Here are a few more lovely stories coming out of the foreclosure mess:
Ricky Rought paid cash to the Deutsche Bank National Trust Company for a four-room cabin in Michigan with the intention of fixing it up for his daughter. Instead, the bank tried to foreclose on the property and the locks were changed, court records show.Sonya Robison is facing a foreclosure suit in Colorado after the company handling her mortgage encouraged her to skip a payment, she says, to square up for mistakenly changing the locks on her home, too.
Thomas and Charlotte Sexton, of Kentucky, were successfully foreclosed upon by a mortgage trust that, according to court records, does not exist.
The reason this type of thing happens is also one of the reasons the whole mortgage crisis started in the first place: the people making the deals make money with the deal, not the actual property. The banks now mainly sell off the mortgage after they close. They make money in the closing not by collecting the interest, so it made sense to give as many mortgages as possible since they didn’t care if the person couldn’t pay it back. Here the subcontractors make money for each house foreclosed on, so it doesn’t make sense to spend the extra time to make sure everything’s correct. This is why there needs to be regulations, this is why we need governments. Someone needs to look out for the consumer.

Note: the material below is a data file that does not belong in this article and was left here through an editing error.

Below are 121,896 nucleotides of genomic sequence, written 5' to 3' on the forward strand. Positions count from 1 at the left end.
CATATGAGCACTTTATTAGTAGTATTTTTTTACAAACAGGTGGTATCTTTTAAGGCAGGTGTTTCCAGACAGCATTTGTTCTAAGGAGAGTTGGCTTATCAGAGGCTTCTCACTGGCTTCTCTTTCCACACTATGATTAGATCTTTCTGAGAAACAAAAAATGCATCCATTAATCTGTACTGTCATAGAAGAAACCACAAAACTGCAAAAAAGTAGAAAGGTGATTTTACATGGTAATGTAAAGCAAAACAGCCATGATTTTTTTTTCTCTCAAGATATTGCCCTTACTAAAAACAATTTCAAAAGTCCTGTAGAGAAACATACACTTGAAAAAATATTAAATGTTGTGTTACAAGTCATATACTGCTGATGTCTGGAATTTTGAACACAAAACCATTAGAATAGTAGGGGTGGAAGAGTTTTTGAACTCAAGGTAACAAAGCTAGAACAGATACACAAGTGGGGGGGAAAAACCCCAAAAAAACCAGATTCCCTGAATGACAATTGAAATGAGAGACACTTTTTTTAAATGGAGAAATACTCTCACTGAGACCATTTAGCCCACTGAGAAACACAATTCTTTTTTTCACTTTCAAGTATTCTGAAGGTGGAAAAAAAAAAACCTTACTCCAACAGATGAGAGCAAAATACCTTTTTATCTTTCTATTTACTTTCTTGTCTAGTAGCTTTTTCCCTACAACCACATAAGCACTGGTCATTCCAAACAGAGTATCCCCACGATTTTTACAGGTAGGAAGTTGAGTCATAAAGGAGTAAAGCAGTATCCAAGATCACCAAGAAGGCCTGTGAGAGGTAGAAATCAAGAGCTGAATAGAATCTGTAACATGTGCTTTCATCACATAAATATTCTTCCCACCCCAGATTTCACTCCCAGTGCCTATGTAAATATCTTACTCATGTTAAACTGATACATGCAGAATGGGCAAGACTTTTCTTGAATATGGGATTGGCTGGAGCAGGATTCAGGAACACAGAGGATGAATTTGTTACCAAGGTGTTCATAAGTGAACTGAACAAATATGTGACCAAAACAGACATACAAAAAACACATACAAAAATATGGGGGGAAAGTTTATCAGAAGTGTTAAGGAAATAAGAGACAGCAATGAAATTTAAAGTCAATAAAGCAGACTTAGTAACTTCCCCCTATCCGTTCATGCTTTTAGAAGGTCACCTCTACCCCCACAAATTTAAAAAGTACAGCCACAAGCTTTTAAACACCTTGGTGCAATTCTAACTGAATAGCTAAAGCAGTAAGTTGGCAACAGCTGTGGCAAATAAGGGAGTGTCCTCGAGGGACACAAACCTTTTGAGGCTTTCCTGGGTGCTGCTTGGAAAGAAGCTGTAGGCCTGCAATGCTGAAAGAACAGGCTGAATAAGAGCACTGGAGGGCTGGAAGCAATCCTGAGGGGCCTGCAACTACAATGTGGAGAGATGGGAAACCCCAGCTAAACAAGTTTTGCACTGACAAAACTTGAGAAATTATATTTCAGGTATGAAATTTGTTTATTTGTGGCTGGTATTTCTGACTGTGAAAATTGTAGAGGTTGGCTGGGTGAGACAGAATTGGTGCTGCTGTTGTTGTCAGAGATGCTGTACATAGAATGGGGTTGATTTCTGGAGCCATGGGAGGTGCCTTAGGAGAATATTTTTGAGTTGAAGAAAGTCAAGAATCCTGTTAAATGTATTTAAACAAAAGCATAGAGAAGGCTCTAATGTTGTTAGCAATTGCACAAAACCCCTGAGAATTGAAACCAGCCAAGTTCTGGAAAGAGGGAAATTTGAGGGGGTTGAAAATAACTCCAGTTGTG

And here’s a poem:
Before your very eyes
The future I’ll foretell
Here it comes
And there it goes.